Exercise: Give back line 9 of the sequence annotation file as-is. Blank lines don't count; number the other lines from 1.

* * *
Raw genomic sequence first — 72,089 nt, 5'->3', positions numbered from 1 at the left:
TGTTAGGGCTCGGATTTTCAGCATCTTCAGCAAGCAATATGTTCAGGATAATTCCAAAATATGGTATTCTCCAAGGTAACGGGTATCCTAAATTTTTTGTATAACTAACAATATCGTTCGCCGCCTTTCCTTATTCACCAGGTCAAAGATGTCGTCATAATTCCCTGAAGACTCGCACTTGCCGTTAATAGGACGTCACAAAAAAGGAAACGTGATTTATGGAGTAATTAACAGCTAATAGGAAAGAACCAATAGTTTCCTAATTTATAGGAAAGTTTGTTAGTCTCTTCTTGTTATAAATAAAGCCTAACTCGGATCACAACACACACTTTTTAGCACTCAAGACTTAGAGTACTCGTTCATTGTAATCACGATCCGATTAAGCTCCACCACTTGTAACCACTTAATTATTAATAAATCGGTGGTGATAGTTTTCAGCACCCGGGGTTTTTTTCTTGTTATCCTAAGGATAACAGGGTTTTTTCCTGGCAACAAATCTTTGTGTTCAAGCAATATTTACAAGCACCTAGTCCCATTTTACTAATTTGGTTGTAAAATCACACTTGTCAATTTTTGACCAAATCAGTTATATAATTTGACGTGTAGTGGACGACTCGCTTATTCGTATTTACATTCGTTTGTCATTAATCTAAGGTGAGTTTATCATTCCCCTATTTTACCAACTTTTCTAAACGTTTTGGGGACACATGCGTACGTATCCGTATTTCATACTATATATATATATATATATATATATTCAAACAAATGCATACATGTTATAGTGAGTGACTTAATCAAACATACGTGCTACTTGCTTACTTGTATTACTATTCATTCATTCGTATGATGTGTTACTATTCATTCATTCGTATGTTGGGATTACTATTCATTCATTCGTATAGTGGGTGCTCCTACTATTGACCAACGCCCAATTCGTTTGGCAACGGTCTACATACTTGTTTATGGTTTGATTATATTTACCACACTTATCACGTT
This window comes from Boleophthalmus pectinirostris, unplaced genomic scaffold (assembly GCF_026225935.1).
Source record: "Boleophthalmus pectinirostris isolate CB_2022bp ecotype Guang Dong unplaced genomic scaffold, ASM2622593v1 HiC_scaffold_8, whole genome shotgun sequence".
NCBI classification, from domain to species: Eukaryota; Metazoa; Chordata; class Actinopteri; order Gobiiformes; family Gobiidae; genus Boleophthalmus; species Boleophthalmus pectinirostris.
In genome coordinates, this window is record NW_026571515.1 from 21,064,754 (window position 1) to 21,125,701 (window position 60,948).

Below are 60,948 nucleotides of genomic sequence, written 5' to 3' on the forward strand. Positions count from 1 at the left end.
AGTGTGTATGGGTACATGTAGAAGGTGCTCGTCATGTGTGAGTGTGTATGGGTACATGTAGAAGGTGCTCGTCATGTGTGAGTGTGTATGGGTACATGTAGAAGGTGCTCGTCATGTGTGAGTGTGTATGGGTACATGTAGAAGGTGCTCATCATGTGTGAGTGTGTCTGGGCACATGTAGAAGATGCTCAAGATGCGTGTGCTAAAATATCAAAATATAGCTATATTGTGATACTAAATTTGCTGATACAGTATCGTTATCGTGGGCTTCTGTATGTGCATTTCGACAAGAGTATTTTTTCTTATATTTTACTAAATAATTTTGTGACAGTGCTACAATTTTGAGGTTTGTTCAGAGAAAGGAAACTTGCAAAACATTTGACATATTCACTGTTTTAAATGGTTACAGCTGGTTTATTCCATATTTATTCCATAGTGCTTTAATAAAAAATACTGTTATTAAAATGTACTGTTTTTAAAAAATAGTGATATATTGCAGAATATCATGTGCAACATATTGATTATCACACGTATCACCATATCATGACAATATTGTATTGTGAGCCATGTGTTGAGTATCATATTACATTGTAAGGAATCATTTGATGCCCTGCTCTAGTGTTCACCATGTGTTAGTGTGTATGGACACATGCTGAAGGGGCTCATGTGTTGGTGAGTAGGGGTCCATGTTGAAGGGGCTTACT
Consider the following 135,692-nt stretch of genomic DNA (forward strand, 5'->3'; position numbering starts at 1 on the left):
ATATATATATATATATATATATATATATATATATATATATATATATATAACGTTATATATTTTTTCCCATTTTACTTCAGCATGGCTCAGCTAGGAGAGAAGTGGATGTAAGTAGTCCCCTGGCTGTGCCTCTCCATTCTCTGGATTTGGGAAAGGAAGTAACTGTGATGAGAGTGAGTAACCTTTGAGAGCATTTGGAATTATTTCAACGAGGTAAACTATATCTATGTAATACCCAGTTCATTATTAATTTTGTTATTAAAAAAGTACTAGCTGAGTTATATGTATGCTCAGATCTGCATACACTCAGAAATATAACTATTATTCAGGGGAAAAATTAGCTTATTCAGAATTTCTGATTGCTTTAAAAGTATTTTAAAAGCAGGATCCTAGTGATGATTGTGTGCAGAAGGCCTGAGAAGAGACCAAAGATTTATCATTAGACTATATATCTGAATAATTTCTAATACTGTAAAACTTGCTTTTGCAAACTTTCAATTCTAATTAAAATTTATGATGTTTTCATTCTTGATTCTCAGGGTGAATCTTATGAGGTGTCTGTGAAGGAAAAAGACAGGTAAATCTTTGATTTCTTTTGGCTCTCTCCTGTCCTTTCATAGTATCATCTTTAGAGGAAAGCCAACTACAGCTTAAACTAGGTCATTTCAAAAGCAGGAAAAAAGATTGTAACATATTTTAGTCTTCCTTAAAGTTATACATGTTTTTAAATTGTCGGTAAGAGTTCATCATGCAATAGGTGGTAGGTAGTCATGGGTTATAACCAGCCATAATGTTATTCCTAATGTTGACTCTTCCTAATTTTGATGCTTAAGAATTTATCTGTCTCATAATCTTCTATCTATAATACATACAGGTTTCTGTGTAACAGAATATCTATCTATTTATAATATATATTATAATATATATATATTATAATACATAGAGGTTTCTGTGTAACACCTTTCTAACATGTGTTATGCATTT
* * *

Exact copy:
Consider the following 135,692-nt stretch of genomic DNA (forward strand, 5'->3'; position numbering starts at 1 on the left):